While your investment choices in your 401(k) are limited, you can invest in almost anything in your IRA, depending on how you open the account. Your investments in IRAs are subject to an annual limit. If you have a strong enough cash flow to schedule your IRA investments throughout the year to the maximum and still have free cash flow, then you should consider investing what you can in a 401(k) without an employer’s matching contribution if your income isn’t above the maximum for taking advantage of the tax deduction. Otherwise, just invest using a taxable (regular, non-retirement) brokerage account. You can name the account “For Retirement” and leave it alone for forty years.

I wish I had been thinking like Steve when I was 24. I’m not sure I knew about the existence of 401(k) plans when I was that age. My employer didn’t offer a 403(b) plan — the non-profit version of the 401(k) — until the following year or two, and my cash flow was so tight, there was no matching contribution, and the investments were so expensive I just laughed. My only investment was in the form of a recently-converted UTMA or UGMA invested with what was probably savings bonds I received as gifts as a kid.

In reality, just making any choice for investing is better than making no choice. Whether you invest in a 401(k), IRA, or taxable account, just the act of putting money aside for retirement puts you ahead of half of all Americans in taking steps to ensure you have a stronger future.

Do you agree or disagree with the strategy outlined above? Share your thoughts on what you might do if your employer were not to offer a matching contribution on your 401(k).

Published or updated May 18, 2012.

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About the author

Luke Landes is the founder of Consumerism Commentary. He has been blogging and writing for the internet since 1995 and has been building online communities since 1991. Find out more about Luke Landes and follow him on Twitter. View all articles by .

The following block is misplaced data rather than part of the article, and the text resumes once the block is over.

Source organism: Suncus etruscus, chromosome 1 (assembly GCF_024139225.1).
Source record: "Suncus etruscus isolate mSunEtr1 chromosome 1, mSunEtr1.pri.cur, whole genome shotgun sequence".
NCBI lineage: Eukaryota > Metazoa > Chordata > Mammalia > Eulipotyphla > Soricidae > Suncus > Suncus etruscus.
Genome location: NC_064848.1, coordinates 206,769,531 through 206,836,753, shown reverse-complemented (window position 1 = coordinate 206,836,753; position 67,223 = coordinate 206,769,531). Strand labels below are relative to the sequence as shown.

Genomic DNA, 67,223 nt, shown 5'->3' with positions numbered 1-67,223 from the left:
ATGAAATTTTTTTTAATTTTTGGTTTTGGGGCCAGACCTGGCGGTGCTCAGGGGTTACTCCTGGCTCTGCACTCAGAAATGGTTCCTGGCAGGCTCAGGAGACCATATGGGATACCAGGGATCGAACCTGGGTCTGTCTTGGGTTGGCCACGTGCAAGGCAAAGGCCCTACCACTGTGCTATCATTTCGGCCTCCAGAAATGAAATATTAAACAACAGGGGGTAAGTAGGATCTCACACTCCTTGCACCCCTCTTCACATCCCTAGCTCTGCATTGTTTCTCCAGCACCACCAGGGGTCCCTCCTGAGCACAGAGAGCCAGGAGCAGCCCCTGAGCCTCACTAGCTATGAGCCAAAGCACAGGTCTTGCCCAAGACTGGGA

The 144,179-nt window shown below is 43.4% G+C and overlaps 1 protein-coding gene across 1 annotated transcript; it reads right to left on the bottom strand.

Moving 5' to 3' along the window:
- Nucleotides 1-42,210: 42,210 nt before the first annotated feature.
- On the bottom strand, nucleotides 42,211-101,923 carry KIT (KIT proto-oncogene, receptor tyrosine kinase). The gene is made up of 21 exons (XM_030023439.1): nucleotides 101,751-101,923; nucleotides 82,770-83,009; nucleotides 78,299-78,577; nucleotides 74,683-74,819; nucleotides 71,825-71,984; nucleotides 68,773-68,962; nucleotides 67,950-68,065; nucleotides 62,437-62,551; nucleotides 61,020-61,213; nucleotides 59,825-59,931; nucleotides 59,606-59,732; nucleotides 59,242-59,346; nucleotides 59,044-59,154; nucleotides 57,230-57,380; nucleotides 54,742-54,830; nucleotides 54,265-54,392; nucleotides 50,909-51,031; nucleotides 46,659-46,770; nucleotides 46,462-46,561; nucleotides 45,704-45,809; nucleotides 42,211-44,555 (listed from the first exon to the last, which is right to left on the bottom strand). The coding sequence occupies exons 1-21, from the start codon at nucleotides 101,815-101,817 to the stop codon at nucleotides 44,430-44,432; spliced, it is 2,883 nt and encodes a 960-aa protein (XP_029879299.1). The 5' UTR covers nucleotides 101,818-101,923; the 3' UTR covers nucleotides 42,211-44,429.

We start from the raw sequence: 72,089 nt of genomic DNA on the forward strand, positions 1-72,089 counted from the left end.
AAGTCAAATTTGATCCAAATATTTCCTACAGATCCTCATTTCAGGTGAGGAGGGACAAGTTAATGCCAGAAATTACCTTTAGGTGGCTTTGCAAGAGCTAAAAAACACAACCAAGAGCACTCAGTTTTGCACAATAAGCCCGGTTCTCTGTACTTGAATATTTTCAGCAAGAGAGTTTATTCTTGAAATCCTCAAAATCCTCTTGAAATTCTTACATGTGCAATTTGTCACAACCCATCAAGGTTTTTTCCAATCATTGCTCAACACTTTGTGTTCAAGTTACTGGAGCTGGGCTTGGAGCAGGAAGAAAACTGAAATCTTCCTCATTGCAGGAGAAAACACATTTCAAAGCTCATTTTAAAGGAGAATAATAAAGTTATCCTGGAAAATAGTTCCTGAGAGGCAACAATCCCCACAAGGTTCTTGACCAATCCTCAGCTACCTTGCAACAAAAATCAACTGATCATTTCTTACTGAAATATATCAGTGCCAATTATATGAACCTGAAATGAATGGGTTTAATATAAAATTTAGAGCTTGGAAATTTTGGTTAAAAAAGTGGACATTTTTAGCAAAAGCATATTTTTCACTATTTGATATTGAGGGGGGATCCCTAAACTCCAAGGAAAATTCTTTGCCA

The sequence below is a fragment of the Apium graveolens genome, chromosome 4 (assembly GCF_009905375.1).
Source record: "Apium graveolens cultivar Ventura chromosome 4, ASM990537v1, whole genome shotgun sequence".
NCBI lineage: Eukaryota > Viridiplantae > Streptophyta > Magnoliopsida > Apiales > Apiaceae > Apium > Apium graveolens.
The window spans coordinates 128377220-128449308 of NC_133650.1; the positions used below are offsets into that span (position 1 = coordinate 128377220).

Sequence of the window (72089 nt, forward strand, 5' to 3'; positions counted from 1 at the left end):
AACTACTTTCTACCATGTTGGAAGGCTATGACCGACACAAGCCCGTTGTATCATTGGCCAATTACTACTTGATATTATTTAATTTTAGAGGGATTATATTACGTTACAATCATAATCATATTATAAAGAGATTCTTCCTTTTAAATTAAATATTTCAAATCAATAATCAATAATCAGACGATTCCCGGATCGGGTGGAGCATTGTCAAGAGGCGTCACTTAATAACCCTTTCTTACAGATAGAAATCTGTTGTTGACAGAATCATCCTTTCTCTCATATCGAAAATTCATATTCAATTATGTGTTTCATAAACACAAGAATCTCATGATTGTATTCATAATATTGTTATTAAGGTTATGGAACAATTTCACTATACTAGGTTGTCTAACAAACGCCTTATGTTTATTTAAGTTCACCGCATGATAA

{ 10 comments… read them below or add one }

avatar 1 Anonymous

Agree with your thinking Luke, but my quick answer for your reader would be: Aim to do both! (max out 401k and max out a Roth IRA). If there’s not enough cash to do both, first my advice would be to scrutinize the budget and make every effort to free up more cash for retirement saving. If that doesn’t work, I’d fully fund the Roth IRA first. If the employer begins a matching program, then contributing to the 401k at least enough to take full advantage of the match would be a higher priority than the Roth.

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avatar 2 Anonymous

I recently faced the same situation when I switched jobs: no company match and high fee funds. It was a no brainer – I rolled over to an IRA instead of my new employer’s 401k.

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avatar 3 Anonymous

Usually the 401k’s are higher fees and poor investment choices and you can do better on your own with an IRA. Look up your company on and see if they’re listed there. If the plan is highly rated on Brightscope with low fees then it could be a good choice. My company’s 401k is actually free of fees and has decent index options.

One thing to keep in mind with the IRA vs Roth IRA is that you do want a certain amount of taxable income during retirement. Why? Because you get some tax free income based on standard deduction and exemption. Today a single person can have about $10,000 of income totally tax free or $20,000 for a married couple. So you want some of your income to be taxable to take advantage of that $10-20k tax free income. If you save in an IRA you could pile up $250k as a single person then pull out $10k a year in retirement tax free.